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Aug 23, 2014
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Intelligent Content For The Food Fascinated
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SERVING SAINT LOUIS SINCE 1999
Nightlife
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Sip Vino at Bar Italia
By Sean Hixson
Posted On: 08/12/2003   


I heard the whistle first. Even among the drunken shrills of bachelorettes pouring out of the bus and stumbling into M.P. O’Reilly’s across the street, the whistle stood out. This was a “Darn it, look!” alarm, blown with some East-side rhythm. Of course, I looked.

Next I saw the baton with blinking green lights, flipping 30 feet above Maryland Avenue. Then I saw Bob Jamerson … tossing, pirouetting, catching, strutting and repeating – like any good drum major on a slow Maryland Avenue parade would.

Between the darkness and his tight whirls, it was hard to see his getup at first. As usual, he dressed to be noticed: a tight white mini-dress, white fish-net tights, white boots with pompoms, and, just in case that wasn’t enough to grab you, a crown of blinking green lights matching his baton. Jamerson brought his show inside Bar Italia’s patio, spinning in place next to the hostess stand and vaulting his baton into the air. He caught it and bowed; we politely applauded. I hadn’t laughed that much in months. Quite a welcoming patio.

The look … Situated in the cosmopolitan Central West End, Bar Italia opens its patio any time the weather cooperates. June nights are ideal. With room for almost 200, the large wrought-iron-fenced terrace sits directly to the west of the restaurant. Patrons enter from the Maryland Avenue sidewalk and are immediately greeted by a hostess.

A small, 10-table cocktail area to the left serves as a waiting area for the main tables to the right and a scene for the cocktails-and-appetizers crowd. A small, off-center gazebo seems to be a base for the few lights more than a special sitting area. It’s quite dark come night. Good for romance, bad for menu reading.

Like a model who needs a haircut, the landscaping could use some work. Dead banana plants, overgrown bushes and some overbearing trees can distract the overly observant and picky. Weather and popularity also affect the look. Daytime sun brings out umbrellas. Packed July nights open the outside bar. May tornados shut it all down.

The scene … Bon Appétit heard about it – Bar Italia, not Jamerson. In a three-page dustup on “gorgeous” patio dining in the June issue, Bar Italia’s terrace is mentioned, rightfully, alongside the best of Manhattan, L.A., the ATL, Boston and Denver.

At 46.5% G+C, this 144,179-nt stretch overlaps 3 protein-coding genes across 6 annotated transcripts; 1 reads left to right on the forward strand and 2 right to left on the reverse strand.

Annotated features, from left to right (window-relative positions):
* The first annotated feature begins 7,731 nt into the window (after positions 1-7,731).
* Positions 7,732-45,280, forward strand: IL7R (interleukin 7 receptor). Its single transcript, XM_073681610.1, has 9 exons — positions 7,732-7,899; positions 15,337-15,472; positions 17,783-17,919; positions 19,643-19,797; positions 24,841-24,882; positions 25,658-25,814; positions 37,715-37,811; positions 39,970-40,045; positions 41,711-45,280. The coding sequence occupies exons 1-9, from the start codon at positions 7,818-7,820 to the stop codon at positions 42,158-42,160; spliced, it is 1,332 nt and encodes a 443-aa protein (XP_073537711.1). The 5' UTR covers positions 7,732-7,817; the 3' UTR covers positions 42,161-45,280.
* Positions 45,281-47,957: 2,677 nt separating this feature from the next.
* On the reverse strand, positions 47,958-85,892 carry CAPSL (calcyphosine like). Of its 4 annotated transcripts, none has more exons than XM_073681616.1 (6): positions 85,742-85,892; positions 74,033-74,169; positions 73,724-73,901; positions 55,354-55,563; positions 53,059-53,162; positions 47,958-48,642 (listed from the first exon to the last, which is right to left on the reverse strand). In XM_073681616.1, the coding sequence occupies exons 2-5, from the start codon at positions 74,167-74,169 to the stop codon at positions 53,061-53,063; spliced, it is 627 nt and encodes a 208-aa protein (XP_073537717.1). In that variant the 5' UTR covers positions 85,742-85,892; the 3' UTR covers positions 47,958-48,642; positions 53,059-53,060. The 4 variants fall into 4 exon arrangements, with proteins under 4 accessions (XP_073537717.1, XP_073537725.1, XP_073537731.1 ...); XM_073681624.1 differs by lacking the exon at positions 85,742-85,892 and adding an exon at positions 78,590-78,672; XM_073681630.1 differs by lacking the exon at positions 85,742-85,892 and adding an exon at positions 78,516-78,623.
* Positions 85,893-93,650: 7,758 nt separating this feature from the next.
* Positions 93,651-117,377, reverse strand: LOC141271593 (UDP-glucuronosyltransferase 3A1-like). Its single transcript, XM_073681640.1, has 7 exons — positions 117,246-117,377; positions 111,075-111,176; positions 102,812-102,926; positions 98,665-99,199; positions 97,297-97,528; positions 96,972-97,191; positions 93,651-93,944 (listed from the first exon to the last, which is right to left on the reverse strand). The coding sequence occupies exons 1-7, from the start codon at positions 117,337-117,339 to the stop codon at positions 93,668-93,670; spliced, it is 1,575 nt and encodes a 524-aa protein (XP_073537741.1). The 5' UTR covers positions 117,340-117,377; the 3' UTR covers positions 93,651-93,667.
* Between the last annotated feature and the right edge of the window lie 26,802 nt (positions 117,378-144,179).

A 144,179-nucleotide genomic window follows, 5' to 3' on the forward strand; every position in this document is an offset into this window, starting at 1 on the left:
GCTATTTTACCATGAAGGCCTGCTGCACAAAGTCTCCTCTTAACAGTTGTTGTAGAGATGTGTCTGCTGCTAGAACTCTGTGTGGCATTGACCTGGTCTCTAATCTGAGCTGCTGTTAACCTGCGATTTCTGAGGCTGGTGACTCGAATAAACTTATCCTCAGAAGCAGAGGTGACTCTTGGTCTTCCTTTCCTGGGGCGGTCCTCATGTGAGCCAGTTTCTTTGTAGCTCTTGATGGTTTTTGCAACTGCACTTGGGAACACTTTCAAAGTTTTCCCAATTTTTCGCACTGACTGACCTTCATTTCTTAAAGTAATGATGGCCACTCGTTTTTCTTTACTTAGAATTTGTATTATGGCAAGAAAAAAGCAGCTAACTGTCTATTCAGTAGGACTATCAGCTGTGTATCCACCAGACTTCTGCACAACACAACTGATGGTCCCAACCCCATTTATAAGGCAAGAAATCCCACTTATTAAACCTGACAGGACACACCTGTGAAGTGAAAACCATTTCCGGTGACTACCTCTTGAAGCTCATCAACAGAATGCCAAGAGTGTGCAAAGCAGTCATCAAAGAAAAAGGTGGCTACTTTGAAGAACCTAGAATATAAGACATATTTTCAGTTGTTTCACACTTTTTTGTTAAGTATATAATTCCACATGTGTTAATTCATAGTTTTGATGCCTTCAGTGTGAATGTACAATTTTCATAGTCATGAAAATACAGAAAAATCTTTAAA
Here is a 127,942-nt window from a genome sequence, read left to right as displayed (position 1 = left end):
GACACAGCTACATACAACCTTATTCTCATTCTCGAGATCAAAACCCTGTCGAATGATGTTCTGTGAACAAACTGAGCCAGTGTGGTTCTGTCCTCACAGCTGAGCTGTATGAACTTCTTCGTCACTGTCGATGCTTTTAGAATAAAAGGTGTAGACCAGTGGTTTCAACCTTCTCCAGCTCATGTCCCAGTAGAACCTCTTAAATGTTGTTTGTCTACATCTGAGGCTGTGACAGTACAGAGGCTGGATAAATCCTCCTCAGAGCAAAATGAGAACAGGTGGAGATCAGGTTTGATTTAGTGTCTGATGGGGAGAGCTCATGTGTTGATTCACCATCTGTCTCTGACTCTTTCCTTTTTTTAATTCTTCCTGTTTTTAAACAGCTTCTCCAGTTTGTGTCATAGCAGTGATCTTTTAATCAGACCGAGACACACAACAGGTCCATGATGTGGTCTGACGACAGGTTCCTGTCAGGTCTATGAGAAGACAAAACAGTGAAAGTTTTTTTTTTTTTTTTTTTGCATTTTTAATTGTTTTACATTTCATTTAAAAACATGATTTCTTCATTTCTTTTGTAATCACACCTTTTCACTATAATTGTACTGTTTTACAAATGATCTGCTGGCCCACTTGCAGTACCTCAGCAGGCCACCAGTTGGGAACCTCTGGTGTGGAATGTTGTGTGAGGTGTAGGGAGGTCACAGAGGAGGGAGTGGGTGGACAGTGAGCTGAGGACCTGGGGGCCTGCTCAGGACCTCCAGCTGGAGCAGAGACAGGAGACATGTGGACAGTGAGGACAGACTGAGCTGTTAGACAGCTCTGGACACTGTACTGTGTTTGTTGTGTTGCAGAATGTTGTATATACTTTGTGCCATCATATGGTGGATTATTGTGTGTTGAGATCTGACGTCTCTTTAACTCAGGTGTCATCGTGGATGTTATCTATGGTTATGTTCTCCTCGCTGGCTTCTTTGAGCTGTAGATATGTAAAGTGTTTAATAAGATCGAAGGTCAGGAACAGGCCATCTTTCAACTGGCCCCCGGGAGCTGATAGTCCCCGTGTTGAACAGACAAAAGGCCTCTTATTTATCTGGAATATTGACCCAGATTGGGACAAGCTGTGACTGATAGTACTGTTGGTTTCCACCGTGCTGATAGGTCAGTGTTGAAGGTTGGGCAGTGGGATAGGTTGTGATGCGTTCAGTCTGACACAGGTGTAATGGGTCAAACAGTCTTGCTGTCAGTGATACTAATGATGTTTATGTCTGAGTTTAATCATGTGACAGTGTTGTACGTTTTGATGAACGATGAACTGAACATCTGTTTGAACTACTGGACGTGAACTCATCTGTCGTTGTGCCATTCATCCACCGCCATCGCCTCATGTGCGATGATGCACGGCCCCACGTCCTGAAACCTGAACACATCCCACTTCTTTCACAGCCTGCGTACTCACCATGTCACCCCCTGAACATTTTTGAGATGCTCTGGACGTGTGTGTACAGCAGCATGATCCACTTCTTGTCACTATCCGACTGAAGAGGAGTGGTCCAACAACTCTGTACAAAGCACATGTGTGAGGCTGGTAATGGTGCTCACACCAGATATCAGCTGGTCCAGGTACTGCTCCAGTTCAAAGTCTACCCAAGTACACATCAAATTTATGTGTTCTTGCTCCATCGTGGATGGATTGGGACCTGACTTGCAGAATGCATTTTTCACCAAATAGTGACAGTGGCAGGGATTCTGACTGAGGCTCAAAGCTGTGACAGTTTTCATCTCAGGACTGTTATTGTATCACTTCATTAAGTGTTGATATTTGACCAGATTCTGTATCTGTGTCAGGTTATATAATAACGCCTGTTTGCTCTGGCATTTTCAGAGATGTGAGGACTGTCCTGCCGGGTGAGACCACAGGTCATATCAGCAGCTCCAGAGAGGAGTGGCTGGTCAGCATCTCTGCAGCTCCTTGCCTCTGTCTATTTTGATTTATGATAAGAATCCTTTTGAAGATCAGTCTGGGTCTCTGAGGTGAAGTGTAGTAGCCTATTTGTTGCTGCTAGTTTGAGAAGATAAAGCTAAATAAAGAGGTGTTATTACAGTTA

This is a choice restaurant and behaves as such. The patio is for romantic couples and small groups. Early in the evening, the clientele personifies the diversity of the Central West End – many races, many ages, many sexual orientations. Obviously, it’s hard – and sometimes rude – to mingle with anyone but the company you came with, but a small social scene picks up as the night flows. Before 11 p.m., most of the flirting goes down between the young hostesses and wine-happy men. After 11 p.m., as the dinners wind down, the young (mostly 25 to 40) stay to idly socialize with their table, sometimes the one next door and sometimes the staff. Think of it as a starlight lounge where everyone has a table.

Like the lame Phil Collins album, no jackets required, but dress typically leans upscale. Men tend to wear slacks and button downs, and women skirts or dresses. Thursday through Saturday, it’s darn hard to get a dinner table before 10 p.m., so I highly recommend making a reservation.

Italian pop, jazz and classical music are softly broadcast in the background. Otherwise, the only entertainment is the conversation of your company, and possibly the batoning of Jamerson. Please applaud. He’s bringing joy …

The products … The food and drinks are as authentic as Italian cuisine gets in the middle of the United States, covering fine cuisine from the Boot’s south to north.

Bar Italia takes pride in the more than 20 varieties of grappa offered for $7 to $25 per glass. Lightweights can get theirs infused with raspberry or vanilla for $5. The all-Italian wine list offers white and red by the glass ($5 to $9), half liters (around $10) and full liters (around $20). Bottled selections number 70 or so, but many others may be available on request. Bottle prices are reasonable, topping out at $75.

Eight house cocktails like Primo – top-shelf vodka, orange brandy, Campari and soda – take on more Italian themes for $6.50. Italian bottled beers (Peroni, Moretti, etc.) are $3.75. Schlafly drafts run $3.75 as well. Sophisticates can order cocktails, spirits and liqueurs like Tuaca and Amaretto for $4 to 7. No rot-gut behind the bar.

All coffee products are brewed to order. There’s no pot of Folgers sitting on the burner. Darn good espresso is $1.95; $2.95 for a double. Cappuccino is $2.50, and house specialties like Latte Orzata are $2.50. More than 10 hand-made Italian pastries may accompany your espresso quite nicely for around $6 each.

The dinner offers all that genuine Italian cuisine should: antipasti (appetizers), insalate (salads), primi (first courses), paste (pastas) and pietanze (entrées). Appetizers run $6 to $10, entrées $13 to $22. Service is almost always top notch, with owners of 20 years, the brothers Mengesha, Robel, and Yitbarek Yohannes, mingling with the crowd.

The straight 411 … Sip vino, eat carpaccio, sip vino, sip vino and impress a date, all under the stars on the best restaurant terrace in the STL.

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